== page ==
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MMD > Archives > August 2000 > 2000.08.29 > 03Prev  Next

Aeolian-Vocalion Phonograph
By Dan Wilson, London

Graeme Parish asked (000828 MMDigest):

> I have an Aeolian Vocalion Phonograph in a cabinet, and in good
> working order.  The name appears to have been transfered onto the
> inside of the cabinet lid in scrolled gold writing.  There is also
> a small badge that has been attached to the lid which says "The
> Pianola Company - Australia".
> The machine also has a knob that can be wound to control the amount
> of sound output from the horn.  There's a little door at the front
> which exposes the horn (which obviously is internal).  Under that
> is a cupboard for keeping 78s.
> Does anyone know anything about this machine, any history or date?
> Can anyone provide a contact point where I might find out more?
> Any help would be greatly appreciated as the subject is very new
> to me.

This machine is given a very handsome treatment by Rex Lawson in his
article, "Towards a History of the Aeolian Company," in Pianola Journal
No 11 (1998).

The Vocalion was originally a reed organ made in Worcester, Mass,
from the 1880s, and it seems that it was quietly bought up by the
Aeolian Co as a side-trading item -- in other words, something that
could be sold through agents for other large manufacturers without
anything becoming too obvious, rather as their Aeriola player-piano
and Hupfeld's Claviola push-up were.

At all events they never listed it as a reed organ, as one of their
products, but by 1909 were using the name for a church organ.  They
were agents for Victrola themselves, and in the years around 1911 were
strenuously trying to synchronise phonographs (in British parlance,
gramophones) and players without success.  The Vocalion domestic organ
seems to have faded out before then, as one would expect from the
general history of the instrument.

Then a thunderbolt struck the Aeolian headquarters, chronicled
verbatim by Rex from a huge advertisement placed in the New York Times
on Sunday, January 17th, 1915.  An inventor from Australia, F J Empson,
had, after trying all the established talking machine companies,
approached the London office of Aeolian (the Orchestrelle Co) and
persuaded them to listen to his amazing invention.

I am not going to quote the whole ad which is far too long, but from
it, one would gather that Mr Empson had invented electric recording,
stereo and Dolby all in one go.  This machine was revolutionary.  The
following telegrams ensued:-

   Tremaine, New York
   Have been offered exclusive rights for very remarkable talking
   machine, different from and superior to any machine have ever seen.
   Propose sending inventor to America to submit his instrument for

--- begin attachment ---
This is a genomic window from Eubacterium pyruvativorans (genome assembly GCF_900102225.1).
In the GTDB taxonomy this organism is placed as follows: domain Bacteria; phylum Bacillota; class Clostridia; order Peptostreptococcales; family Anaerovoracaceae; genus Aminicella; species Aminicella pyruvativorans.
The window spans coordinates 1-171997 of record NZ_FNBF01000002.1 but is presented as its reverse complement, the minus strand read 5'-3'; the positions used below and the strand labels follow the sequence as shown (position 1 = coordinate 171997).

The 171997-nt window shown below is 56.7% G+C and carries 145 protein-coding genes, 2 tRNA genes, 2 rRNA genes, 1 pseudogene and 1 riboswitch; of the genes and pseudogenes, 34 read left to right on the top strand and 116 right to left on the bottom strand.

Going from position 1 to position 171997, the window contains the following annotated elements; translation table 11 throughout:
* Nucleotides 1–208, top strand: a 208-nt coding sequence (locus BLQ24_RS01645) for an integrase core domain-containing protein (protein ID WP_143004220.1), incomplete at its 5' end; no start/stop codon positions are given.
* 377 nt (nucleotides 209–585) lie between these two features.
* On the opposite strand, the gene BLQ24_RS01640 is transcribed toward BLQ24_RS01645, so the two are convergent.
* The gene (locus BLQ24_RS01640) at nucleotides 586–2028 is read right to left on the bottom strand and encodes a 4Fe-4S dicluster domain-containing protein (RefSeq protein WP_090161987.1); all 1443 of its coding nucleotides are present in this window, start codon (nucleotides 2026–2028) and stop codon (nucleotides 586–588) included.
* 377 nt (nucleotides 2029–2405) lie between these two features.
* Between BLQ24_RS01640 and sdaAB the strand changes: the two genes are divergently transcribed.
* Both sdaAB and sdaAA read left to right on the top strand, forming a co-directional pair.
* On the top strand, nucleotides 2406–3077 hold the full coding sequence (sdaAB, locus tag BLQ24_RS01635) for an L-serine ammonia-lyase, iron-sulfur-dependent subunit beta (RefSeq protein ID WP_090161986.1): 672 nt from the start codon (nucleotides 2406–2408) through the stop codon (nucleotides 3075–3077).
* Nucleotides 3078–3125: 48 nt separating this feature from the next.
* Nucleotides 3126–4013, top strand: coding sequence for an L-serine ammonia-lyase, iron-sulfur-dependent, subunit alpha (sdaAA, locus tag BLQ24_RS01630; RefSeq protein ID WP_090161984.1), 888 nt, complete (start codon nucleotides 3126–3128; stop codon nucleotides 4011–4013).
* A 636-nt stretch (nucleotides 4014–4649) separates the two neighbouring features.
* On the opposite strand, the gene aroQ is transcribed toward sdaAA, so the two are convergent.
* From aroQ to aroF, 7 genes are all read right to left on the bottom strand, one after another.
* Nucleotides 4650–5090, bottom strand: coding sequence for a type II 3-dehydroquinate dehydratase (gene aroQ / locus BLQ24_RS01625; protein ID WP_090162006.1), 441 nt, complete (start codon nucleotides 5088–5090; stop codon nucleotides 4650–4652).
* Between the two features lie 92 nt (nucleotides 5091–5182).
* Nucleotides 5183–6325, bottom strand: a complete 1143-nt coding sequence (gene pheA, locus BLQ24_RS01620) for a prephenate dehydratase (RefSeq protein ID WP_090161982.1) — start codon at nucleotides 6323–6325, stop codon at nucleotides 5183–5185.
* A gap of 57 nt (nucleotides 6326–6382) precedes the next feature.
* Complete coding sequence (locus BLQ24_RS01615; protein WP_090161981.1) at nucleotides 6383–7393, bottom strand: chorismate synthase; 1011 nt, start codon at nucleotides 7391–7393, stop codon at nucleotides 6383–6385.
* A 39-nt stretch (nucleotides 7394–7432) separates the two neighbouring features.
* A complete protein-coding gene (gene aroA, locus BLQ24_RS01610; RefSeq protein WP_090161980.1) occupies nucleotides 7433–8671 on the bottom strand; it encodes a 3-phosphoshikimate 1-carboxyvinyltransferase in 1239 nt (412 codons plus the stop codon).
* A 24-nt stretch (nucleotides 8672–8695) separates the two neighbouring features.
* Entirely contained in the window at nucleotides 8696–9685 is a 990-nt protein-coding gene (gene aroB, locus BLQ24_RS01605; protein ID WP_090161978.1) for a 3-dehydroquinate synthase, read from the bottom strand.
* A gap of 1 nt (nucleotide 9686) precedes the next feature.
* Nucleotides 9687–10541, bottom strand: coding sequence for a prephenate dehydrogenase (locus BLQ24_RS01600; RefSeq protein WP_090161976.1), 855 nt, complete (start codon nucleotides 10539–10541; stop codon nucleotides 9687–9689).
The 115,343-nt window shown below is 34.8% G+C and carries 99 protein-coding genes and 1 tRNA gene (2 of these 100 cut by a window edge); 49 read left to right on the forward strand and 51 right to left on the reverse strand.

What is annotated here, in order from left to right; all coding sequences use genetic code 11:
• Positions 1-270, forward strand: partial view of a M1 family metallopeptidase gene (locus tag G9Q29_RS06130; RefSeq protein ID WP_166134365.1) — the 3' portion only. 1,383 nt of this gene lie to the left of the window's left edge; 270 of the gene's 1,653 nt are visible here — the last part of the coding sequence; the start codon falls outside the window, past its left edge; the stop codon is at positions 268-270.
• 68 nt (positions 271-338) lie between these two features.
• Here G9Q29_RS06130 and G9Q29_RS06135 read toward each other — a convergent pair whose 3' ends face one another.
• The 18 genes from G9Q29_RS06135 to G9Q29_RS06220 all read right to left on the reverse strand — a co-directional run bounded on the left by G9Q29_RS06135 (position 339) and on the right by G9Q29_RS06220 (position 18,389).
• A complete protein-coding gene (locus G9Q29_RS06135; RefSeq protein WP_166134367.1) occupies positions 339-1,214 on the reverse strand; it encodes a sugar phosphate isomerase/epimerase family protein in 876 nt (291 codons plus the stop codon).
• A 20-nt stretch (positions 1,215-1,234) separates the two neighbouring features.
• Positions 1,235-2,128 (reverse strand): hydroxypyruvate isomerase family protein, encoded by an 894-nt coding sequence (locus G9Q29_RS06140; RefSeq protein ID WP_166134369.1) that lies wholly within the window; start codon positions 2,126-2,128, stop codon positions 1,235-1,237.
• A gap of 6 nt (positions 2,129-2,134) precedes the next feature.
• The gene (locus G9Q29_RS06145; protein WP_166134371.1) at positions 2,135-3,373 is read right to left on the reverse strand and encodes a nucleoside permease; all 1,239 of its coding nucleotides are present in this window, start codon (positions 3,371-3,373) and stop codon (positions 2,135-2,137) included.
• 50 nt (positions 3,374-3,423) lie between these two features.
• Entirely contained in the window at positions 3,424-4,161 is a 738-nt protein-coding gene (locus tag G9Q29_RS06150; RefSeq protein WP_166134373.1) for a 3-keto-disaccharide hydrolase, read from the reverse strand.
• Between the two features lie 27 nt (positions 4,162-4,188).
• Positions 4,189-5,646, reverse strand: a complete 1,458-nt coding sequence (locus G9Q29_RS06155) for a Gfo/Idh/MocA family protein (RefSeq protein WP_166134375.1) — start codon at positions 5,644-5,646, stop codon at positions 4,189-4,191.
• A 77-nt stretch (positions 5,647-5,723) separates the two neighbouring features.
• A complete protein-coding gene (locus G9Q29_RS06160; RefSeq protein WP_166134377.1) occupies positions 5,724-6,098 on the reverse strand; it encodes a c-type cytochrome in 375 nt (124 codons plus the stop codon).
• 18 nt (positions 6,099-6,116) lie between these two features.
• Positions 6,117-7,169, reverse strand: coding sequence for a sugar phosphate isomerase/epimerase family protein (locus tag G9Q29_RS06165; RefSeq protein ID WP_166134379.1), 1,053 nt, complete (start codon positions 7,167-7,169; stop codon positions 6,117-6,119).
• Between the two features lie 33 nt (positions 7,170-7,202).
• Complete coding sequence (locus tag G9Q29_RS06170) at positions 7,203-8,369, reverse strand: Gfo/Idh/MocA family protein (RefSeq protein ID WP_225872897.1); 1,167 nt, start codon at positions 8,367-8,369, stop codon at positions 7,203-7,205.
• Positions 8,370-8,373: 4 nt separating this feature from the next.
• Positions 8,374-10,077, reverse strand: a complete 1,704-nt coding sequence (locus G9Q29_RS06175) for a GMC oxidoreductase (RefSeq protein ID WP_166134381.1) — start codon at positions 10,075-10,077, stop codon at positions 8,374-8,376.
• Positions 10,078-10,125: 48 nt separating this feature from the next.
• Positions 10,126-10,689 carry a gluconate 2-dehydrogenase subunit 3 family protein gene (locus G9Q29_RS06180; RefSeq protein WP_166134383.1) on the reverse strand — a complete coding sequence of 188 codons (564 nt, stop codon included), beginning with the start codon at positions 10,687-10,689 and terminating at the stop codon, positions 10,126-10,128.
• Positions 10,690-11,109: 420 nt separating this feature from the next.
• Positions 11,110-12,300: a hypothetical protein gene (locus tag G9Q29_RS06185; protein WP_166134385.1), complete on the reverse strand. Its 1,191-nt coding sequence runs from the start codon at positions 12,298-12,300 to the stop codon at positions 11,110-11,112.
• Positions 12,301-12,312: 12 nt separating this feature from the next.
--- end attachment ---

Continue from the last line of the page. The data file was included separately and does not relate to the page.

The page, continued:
your approval.  (Signed) Mason, London

   Mason, London
   As we are not at present considering manufacturing talking
   machines, do not see how instrument can interest us.  If you
   think it sufficiently exceptional to send under circumstances,
   do so, but secure option on invention before inventor sails.
   (Signed) Tremaine, New York

   Tremaine, New York
   Inventor with machine sailing Saturday.  Mauretania.
   (Signed) Mason, London

A lavish engraving shows Mr Empson holding the New York boardroom
spellbound.  On the table is a desk model of Mr Parish's instrument,
with doors, but Mr Empson is holding something we cannot see the
complete detail of, with a cable that runs up into the cabinet.

"This was more than two years ago," thunders the ad, now on its fourth
page in very small print of the Pianola Journal ! -

   The rest is another story in itself.  No man and no body of men
   in the world were so well equipped for the task of improving the
   phonograph as the men constituting the expert staff of the Aeolian
   Company.  Not only artists and musicians of exceptional
   capabilities, but scientific, mechanical engineers comprise this
   staff.  While in addition, the greatest authority on sound alive
   today, is a permanent consultant, and the most perfectly equipped
   laboratory in existence for photo-graphing and analysing
   sound-waves, is at this company's command.

   The result of the Aeolian Company's entrance into the field of
   phonograph manufacture might readily have been foreseen.  In the
   Aeolian-Vocalion, its new phonograph, recently announced, this
   company has produced an instrument that is not only fully up to
   the high standard of its other celebrated products, but one that
   is unquestionably the most perfect as well as most interesting
   phonograph the world has ever seen."

All right!  All right!  What was it Mr Empson had thought up?
I leave you now to Rex Lawson:

  "In retrospect it is a little amusing to reflect that all the
   copywriter's purple prose is in essence simply describing a
   volume control.  F J Empson's invention, which Aeolian named the
   'Graduola', was an application of the principle of an organ swell
   shutter mechanism to a cabinet phonograph.  The operator (who if
   Aeolian had been consistent, should have been called a Vocalist)
   simply squeezed a plunger connected to a Bowden cable, very like
   the remote cable shutter mechanism of the day."

Dan Wilson, London

(Message sent Tue 29 Aug 2000, 23:20:00 GMT, from time zone GMT+0100.)

Key Words in Subject:  Aeolian-Vocalion, Phonograph

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